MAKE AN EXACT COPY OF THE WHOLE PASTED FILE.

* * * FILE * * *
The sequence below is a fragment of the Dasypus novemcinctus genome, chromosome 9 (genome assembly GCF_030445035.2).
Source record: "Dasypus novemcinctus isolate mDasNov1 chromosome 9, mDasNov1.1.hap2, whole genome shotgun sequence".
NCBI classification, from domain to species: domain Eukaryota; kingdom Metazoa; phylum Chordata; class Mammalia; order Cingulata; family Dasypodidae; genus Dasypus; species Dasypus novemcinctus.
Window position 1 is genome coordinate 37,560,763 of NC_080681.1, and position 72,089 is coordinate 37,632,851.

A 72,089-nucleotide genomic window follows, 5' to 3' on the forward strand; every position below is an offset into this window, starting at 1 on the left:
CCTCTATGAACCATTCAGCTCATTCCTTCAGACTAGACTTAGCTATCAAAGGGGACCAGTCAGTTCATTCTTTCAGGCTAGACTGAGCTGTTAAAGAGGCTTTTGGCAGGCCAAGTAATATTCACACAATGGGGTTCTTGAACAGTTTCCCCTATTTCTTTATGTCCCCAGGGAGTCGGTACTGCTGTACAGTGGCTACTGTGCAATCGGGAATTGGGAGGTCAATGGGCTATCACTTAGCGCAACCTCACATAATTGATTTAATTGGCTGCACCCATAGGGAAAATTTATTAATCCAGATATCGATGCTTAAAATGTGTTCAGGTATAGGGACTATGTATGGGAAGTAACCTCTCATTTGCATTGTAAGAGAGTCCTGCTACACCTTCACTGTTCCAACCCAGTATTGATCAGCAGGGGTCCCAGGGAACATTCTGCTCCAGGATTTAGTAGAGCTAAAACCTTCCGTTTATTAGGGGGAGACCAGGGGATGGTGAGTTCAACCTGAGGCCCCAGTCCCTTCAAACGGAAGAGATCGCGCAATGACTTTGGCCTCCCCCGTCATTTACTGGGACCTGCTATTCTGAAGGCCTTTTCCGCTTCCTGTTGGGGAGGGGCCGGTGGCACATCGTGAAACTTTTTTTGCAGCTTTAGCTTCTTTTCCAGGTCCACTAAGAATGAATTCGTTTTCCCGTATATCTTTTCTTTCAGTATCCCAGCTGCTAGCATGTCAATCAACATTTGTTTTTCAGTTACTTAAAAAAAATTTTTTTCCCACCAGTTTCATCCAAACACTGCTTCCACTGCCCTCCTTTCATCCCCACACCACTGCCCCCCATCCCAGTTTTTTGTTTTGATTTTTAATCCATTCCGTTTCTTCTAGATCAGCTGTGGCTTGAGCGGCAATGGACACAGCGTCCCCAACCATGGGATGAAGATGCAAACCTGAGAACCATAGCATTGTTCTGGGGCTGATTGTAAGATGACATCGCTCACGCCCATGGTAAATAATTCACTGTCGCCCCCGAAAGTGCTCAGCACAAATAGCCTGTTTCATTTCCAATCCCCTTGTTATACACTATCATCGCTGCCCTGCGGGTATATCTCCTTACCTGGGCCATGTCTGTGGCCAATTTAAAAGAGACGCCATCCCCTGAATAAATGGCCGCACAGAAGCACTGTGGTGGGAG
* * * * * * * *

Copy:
The sequence below is a fragment of the Dasypus novemcinctus genome, chromosome 9 (genome assembly GCF_030445035.2).
Source record: "Dasypus novemcinctus isolate mDasNov1 chromosome 9, mDasNov1.1.hap2, whole genome shotgun sequence".
NCBI classification, from domain to species: domain Eukaryota; kingdom Metazoa; phylum Chordata; class Mammalia; order Cingulata; family Dasypodidae; genus Dasypus; species Dasypus novemcinctus.
Window position 1 is genome coordinate 37,560,763 of NC_080681.1, and position 72,089 is coordinate 37,632,851.

A 72,089-nucleotide genomic window follows, 5' to 3' on the forward strand; every position below is an offset into this window, starting at 1 on the left:
CCTCTATGAACCATTCAGCTCATTCCTTCAGACTAGACTTAGCTATCAAAGGGGACCAGTCAGTTCATTCTTTCAGGCTAGACTGAGCTGTTAAAGAGGCTTTTGGCAGGCCAAGTAATATTCACACAATGGGGTTCTTGAACAGTTTCCCCTATTTCTTTATGTCCCCAGGGAGTCGGTACTGCTGTACAGTGGCTACTGTGCAATCGGGAATTGGGAGGTCAATGGGCTATCACTTAGCGCAACCTCACATAATTGATTTAATTGGCTGCACCCATAGGGAAAATTTATTAATCCAGATATCGATGCTTAAAATGTGTTCAGGTATAGGGACTATGTATGGGAAGTAACCTCTCATTTGCATTGTAAGAGAGTCCTGCTACACCTTCACTGTTCCAACCCAGTATTGATCAGCAGGGGTCCCAGGGAACATTCTGCTCCAGGATTTAGTAGAGCTAAAACCTTCCGTTTATTAGGGGGAGACCAGGGGATGGTGAGTTCAACCTGAGGCCCCAGTCCCTTCAAACGGAAGAGATCGCGCAATGACTTTGGCCTCCCCCGTCATTTACTGGGACCTGCTATTCTGAAGGCCTTTTCCGCTTCCTGTTGGGGAGGGGCCGGTGGCACATCGTGAAACTTTTTTTGCAGCTTTAGCTTCTTTTCCAGGTCCACTAAGAATGAATTCGTTTTCCCGTATATCTTTTCTTTCAGTATCCCAGCTGCTAGCATGTCAATCAACATTTGTTTTTCAGTTACTTAAAAAAAATTTTTTTCCCACCAGTTTCATCCAAACACTGCTTCCACTGCCCTCCTTTCATCCCCACACCACTGCCCCCCATCCCAGTTTTTTGTTTTGATTTTTAATCCATTCCGTTTCTTCTAGATCAGCTGTGGCTTGAGCGGCAATGGACACAGCGTCCCCAACCATGGGATGAAGATGCAAACCTGAGAACCATAGCATTGTTCTGGGGCTGATTGTAAGATGACATCGCTCACGCCCATGGTAAATAATTCACTGTCGCCCCCGAAAGTGCTCAGCACAAATAGCCTGTTTCATTTCCAATCCCCTTGTTATACACTATCATCGCTGCCCTGCGGGTATATCTCCTTACCTGGGCCATGTCTGTGGCCAATTTAAAAGAGACGCCATCCCCTGAATAAATGGCCGCACAGAAGCACTGTGGTGGGAG